A fuel delivery truck advertises its price for a gallon of heating oil, Oct. 5, 2022. Credit: Robert F. Bukaty / AP

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Fresh off a double-digit win over Paul LePage, Gov. Janet Mills is swiftly moving along in dealing with critical matters for the people of Maine. And she’s doing it in a way that exemplifies her campaign slogan “I fight problems, not people.”

At the top of the governance agenda is providing help for staying warm at a time when home heating prices are high. While the exact details are still under negotiation, it’s likely that, after a bipartisan agreement, most Mainers will receive a round of checks to help pay their bills.

What’s striking is the modesty of disagreement between legislators and the governor. There aren’t major differences based on ideology or governing philosophy but rather where to set the income cutoff.

It looks like Republicans want to enable families that make far beyond working-class or middle-class income to receive checks. Under Mills’ draft proposal, “couples filing jointly and making less than $150,000 would get $900.” Per the 2020 U.S. Census, $150,000 is more than double the Maine median family income of $59,489.

Still, it’s striking there will be a quick and relatively easy policy move.

It’s a positive that Maine governments can get things done but let’s not lose track of why that’s possible in this case.

For one, there’s so much shared agreement that heating help is a real need. Everyone during the campaigns wanted to do something to address it, including Mills’ opponent LePage.

Second, striking election wins — as happened in Maine — can have a way of concentrating the mind of elected officials.

Third — making a deal is more than possible because what happens builds on a previous set of actions with similar individuals. Relationships and leadership matter in politics as they do elsewhere.

And of course there are resources available — funds in the Maine treasury — that can be used for these checks, and for other important aspects of the proposal, such as funds specifically set aside for low-income households who qualify for the Home Energy Assistance Program (HEAP).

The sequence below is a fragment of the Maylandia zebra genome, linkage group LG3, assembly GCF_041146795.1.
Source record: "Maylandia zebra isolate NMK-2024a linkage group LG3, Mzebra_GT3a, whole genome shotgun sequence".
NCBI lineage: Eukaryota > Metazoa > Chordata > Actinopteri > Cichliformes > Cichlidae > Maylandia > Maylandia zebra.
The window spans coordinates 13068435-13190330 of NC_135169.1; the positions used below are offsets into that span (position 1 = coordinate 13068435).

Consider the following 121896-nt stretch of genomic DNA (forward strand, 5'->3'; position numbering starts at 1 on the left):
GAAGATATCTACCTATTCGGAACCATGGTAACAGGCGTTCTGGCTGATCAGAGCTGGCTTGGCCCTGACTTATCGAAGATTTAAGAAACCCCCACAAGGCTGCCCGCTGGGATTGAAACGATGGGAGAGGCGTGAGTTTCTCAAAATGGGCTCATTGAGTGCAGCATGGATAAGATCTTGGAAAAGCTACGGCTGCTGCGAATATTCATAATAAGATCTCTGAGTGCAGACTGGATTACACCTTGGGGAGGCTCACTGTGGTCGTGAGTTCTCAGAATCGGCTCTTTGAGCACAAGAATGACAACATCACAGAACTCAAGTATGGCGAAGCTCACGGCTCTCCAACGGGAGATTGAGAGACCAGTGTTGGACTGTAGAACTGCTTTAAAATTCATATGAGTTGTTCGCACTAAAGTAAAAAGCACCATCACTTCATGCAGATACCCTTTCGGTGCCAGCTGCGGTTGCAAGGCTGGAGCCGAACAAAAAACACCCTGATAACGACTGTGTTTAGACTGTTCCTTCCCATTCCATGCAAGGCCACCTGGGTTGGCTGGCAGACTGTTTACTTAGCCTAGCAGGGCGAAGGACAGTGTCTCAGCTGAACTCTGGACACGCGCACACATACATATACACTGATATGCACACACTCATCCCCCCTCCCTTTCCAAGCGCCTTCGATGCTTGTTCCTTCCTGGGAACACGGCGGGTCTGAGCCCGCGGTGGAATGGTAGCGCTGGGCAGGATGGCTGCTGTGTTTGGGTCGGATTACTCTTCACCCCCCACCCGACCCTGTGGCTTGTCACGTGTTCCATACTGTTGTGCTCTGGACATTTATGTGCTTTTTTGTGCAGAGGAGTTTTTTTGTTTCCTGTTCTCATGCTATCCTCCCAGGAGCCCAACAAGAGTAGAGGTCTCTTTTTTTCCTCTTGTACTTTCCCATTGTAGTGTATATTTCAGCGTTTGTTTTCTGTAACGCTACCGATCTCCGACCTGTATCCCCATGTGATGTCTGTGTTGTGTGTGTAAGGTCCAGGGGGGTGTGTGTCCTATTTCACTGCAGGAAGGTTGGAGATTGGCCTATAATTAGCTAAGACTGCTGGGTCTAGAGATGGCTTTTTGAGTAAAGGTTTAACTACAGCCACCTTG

Recognizing those particulars for an easy heating aid deal helps us see that this template for government action won’t necessarily apply for other issues.

It may be harder to reach agreements on other aspects of Mills’ draft proposal of last week, which involve health care and housing, two highly complex matters.

For instance, solving the problems of homeless people in Bangor doesn’t rely on simply delivering a check. Those individuals have complicated problems and need intensive, focused interventions. And ultimately addressing those requires a great deal of local action and engagement.

Grappling with these more complex issues means an ongoing effort, based in planning.

And the Mills’ administration continues to make progress on another very complicated matter that will affect Maine for decades — climate change. The Gulf of Maine is warming rather rapidly compared to the world’s oceans, rising sea levels pose a threat to habitat and properties, and higher temperatures harm Maine forests.

State government has set specific goals on climate mitigation measures and holds itself accountable by providing information on how it’s doing in meeting those. You can see these online at Maine’s government website.

Besides the metrics that are hard for non-scientists to fully grasp —  like the amount of gross greenhouse gasses emitted — there are detailed targets that were determined to be important for meeting the larger effort.

And some of these are directly tied to Mainers’ home heating needs — particularly heat pump installations and home weatherization. While there certainly has been progress during Mills’ first term, moving along more quickly on these goals is important for keeping people warm in the winter, saving money, making the state less dependent on oil and protecting our climate.

Meanwhile, other issues will be more thorny, with more limits to resources and larger differences of philosophy — both between and within the party caucuses. But starting with an area of consensus involving a clear need for our time can build trust between elected officials and the people and make future steps forward more possible.

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Amy Fried, Opinion columnist

Amy Fried has written about the media and politics, women in politics, Maine and American political culture, and political activism, and works to create change through the Rising Tide Center. A political...